Stomatal development and frequency can be affected by water availability, light intensity, temperature, humidity and osmotic concentration of the culture medium (Zaid and Hughes, 1995b).

Even when gradual hardening off has been used, poor survival and slow growth of date plantlets have commonly been reported. Such a low survival rate (that sometimes reaches below 50 %) is caused by several factors which are mainly young physiological stage of plantlets to transfer, inadequate root system, unsatisfactory irrigation schedule, and lack of technical care at the in vitro laboratory stage.

Several techniques have been used to acclimatise date plantlets and improve their survival during establishment under greenhouse conditions. The effectiveness of these methods depended upon ambient conditions, and most methods have involved environmental modifications. Mentioned below are the three most important factors to be taken into account by the manager of a date palm propagation laboratory in order to ensure a high survival rate and fast growing situation of date palm tissue culture-derived plantlets:

5.2.1 Physiological stage

Date palm plantlets are ready for transplanting only when they gain the following characteristics:

- Two to three healthy and enlarged leaves with no curling phenomenon;

- A shoot length of at least 10 to 15 cm from stem base to the highest point of the leaves;

- A shoot base with an onion bulb-like form (also called pear-shaped crown);

- A well developed root system with an average of 5 cm in length. Adventitious rooting is obtained by trimming the primary roots to 1 - 1.5cm in length and reculturing the plant to an agar nutrient medium containing 0.01/0.1 mg/l NAA without charcoal; and

- Well acclimatised plant as a fi nal product (Figure 52).

Plants are then rinsed in distilled water to remove adhering agar and residual sucrose. A spray with Benlate solution at 0.5 % (or any wide spectrum fungicide) is important since it protects the plant from fungal attack.

In order to achieve the above, and consequently produce a well pre-acclimatised date plant that will survive the transplanting stress, it is recommended that the following be ensured:

- Do not transplant any plant until it gains the previously mentioned characteristics;
- Enhance a root-elongation process by using auxins at the last in vitro stage;
- Increase the light intensity during the last 4 to 6 weeks; and
- Create an artifi cial osmotic stress (at the nutrient medium level).

5.2.2 Transplanting to soil medium

The transplanting operation should be done as quickly as possible to avoid plant dehydration and avoid root damage as far as possible. The soil medium must always be sterile and usually consisting of 1 peat: 1 vermiculite (v/v) mixture. Sterile sand with a large grain size could also be added to improve drainage. Bark is to be avoided because it dries out rapidly and causes a water stress situation. To summarise, the substrate should be a well drained one, yet with good water retention capacity. The adequate pH to work with should be about 6.5.

Plastic pots (7.5 - 12.5 cm), jiffy peat pots or trays (25 plants; in case of commercial production) are often used for date palm transplanting.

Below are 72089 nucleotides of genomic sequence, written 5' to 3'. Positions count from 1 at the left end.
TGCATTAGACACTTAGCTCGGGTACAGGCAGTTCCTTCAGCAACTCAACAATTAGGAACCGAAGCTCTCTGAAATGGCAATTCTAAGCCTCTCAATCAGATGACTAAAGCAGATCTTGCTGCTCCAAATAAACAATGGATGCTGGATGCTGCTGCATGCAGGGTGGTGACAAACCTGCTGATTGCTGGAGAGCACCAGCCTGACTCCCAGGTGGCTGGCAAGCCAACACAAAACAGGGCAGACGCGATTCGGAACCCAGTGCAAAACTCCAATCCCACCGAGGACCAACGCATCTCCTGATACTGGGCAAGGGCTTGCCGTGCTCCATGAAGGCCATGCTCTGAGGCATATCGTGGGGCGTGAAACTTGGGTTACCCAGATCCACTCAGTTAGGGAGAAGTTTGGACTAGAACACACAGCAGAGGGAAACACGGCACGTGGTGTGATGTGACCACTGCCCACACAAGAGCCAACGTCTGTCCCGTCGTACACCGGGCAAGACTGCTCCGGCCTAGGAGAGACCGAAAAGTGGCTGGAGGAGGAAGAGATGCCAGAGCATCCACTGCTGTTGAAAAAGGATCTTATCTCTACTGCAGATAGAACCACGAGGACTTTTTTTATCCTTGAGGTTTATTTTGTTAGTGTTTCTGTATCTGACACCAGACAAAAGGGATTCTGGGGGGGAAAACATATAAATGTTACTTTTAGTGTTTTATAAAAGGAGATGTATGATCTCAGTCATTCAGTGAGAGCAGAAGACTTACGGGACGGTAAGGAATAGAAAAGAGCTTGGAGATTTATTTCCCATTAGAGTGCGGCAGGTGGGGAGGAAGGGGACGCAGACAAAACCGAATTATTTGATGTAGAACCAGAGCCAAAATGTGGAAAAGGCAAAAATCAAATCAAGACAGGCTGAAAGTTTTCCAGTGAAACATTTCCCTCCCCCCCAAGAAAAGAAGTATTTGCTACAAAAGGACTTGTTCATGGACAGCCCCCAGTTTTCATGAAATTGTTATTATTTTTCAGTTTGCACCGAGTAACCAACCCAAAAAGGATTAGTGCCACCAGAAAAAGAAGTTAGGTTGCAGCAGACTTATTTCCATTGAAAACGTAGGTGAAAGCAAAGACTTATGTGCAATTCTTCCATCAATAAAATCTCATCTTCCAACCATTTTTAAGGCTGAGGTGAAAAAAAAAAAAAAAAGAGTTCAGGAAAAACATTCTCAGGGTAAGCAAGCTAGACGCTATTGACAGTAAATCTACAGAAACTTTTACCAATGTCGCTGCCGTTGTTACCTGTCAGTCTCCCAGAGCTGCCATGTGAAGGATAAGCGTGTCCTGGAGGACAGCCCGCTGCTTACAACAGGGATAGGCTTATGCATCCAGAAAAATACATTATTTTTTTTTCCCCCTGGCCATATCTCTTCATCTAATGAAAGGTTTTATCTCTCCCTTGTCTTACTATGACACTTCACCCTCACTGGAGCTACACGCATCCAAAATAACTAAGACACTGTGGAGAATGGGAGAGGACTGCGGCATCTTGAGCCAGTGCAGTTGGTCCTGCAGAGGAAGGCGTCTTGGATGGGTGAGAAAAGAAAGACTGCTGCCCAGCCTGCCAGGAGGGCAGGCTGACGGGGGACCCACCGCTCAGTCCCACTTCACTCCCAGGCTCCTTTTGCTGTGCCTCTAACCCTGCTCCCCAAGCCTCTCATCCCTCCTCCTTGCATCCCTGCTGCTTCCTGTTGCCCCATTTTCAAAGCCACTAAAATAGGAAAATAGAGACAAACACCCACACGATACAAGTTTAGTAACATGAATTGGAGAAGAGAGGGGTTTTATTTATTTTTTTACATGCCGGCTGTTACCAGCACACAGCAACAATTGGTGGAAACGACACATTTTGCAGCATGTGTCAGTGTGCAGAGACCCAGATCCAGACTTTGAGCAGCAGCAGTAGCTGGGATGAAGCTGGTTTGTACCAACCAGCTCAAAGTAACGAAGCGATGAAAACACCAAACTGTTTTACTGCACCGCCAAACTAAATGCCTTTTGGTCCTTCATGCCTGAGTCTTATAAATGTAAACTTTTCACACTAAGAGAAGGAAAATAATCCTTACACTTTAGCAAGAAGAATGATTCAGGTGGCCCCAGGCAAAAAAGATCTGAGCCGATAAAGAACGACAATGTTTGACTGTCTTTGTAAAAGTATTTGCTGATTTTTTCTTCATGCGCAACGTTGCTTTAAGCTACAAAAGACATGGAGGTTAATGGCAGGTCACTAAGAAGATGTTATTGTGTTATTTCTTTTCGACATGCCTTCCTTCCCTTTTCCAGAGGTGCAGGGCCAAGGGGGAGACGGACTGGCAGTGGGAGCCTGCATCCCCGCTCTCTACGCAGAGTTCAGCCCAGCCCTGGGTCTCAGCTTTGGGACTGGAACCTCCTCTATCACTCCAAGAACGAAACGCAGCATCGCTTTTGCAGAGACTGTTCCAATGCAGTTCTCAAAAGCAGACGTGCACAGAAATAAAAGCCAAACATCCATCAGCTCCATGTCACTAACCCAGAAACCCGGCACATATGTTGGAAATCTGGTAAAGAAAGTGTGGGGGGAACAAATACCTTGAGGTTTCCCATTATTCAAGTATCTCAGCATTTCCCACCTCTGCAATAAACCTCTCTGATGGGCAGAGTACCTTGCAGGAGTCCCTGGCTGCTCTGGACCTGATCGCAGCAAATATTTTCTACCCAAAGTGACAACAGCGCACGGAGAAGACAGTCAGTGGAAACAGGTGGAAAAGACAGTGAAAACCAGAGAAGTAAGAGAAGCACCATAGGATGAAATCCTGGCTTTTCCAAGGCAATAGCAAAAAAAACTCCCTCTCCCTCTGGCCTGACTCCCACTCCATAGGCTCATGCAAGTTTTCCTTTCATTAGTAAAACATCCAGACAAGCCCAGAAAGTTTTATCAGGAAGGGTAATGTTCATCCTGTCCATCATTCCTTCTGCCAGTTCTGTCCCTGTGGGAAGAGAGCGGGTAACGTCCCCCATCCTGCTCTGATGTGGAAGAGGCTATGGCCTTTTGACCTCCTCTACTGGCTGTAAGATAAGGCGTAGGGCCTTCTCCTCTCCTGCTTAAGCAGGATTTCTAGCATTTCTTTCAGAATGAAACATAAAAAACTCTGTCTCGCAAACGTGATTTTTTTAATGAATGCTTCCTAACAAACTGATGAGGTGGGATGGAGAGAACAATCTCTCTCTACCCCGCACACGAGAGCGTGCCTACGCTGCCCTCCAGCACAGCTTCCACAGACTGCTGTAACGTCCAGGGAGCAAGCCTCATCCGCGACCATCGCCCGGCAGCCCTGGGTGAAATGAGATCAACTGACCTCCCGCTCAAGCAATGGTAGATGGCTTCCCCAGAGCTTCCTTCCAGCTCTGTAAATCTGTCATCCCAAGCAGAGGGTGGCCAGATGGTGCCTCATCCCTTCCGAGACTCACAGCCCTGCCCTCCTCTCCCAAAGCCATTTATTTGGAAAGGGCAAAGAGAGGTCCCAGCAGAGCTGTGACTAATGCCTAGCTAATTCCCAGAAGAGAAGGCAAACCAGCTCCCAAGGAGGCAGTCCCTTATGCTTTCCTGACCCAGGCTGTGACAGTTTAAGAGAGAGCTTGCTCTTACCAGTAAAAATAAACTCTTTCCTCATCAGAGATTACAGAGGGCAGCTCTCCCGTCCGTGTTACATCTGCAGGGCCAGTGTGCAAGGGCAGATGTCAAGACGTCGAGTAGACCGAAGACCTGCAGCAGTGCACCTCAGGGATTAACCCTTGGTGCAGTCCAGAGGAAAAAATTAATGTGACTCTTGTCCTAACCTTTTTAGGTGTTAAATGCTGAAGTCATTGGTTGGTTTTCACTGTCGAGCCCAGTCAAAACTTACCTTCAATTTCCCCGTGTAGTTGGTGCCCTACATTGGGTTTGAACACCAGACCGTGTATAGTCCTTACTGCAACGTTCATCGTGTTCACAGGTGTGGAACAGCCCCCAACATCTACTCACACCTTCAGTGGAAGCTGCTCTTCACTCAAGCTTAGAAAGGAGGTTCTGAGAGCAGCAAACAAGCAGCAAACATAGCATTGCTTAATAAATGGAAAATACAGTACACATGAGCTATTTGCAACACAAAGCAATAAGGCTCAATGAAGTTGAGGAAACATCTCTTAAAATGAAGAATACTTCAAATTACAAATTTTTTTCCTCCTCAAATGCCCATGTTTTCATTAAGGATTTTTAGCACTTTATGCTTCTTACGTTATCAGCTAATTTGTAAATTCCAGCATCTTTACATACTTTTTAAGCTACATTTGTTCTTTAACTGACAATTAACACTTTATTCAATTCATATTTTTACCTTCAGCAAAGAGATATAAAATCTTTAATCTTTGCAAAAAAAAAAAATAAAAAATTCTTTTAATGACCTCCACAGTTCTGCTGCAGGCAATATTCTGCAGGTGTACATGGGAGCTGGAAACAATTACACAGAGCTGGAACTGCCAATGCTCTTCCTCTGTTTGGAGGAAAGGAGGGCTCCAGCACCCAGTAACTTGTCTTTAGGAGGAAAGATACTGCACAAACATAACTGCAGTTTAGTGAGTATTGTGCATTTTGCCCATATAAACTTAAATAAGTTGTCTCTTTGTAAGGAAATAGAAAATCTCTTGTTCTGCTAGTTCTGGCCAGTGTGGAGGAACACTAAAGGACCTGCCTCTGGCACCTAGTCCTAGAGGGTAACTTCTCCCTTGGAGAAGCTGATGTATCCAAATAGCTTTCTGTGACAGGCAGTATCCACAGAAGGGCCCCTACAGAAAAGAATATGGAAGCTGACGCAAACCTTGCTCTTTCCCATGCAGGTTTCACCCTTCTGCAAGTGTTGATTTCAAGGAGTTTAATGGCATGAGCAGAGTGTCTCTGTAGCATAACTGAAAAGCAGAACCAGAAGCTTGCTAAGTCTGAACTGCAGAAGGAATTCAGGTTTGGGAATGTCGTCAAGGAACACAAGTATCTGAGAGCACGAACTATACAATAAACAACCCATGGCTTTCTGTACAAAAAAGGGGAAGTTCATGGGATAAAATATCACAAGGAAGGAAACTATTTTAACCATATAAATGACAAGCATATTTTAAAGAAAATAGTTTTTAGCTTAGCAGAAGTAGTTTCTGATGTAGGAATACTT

5.2.3 Environmental conditions

Plants are immediately irrigated with 50 % Hoagland's solution or 10 % MS solution before their incubation into a micro tunnel located in an environmentally controlled glasshouse (or a large plastic tunnel).

These environmental conditions will ensure a high relative humidity (90 - 95 %) and a constant temperature ± 25 - 26°C day time and 21 - 22°C during the night. Bottom heating of the micro tunnel (± 23°C) was found to be very helpful.

To ensure a high survival rate, date palm tissue culture-derived plants should be adapted to gradually decreasing humidity and gradually increasing light. The light intensity is important during the first 3 to 4 weeks in the glasshouse (around 10,000 lux) with a 16 hr photo period. Benlate is to be applied to the foliage once a week, and irrigation using 10% MS solution (or 50 % Hoagland) every 3rd or 4th day depending on the hygrometry level of the micro tunnel.

Four to six weeks later, the plastic of the micro tunnel is gradually opened in order to decrease humidity and prepare the plants to adapt to the large glasshouse (or tunnel) conditions which preferably should have a fog system. Plantlets are now ready to be transplanted to larger plastic bags.

It is worth mentioning that at all stages, water should never be sprayed form the top of the plant. Plants could stay in the glass house (or a tunnel) for a period between 3 to 4 months before their transfer to a less environmentally controlled nursery, which is usually at the farmer's level, for their further hardening-off process.

5.3 Hardening-off

Plantlets received from a laboratory are usually about 35 to 45 cm long with 4 to 5 leaves among which are 0 to 2 pinnae leaves (called also permanent leaves). The plant must have a thick shoot system and the base must be similar instate to that of a large onion bulb (pear-shaped). As stated above, the plant must have a well developed root system.

Transportation of these plants must be realised in a proper manner and plants must preferably not be stacked on top of each other to avoid stem breakage and/or leaf damage. Transport must preferably also be in one stage and if plants/truck are to stay over somewhere, it must be in a shaded area; watering should not be neglected if transport takes up several days.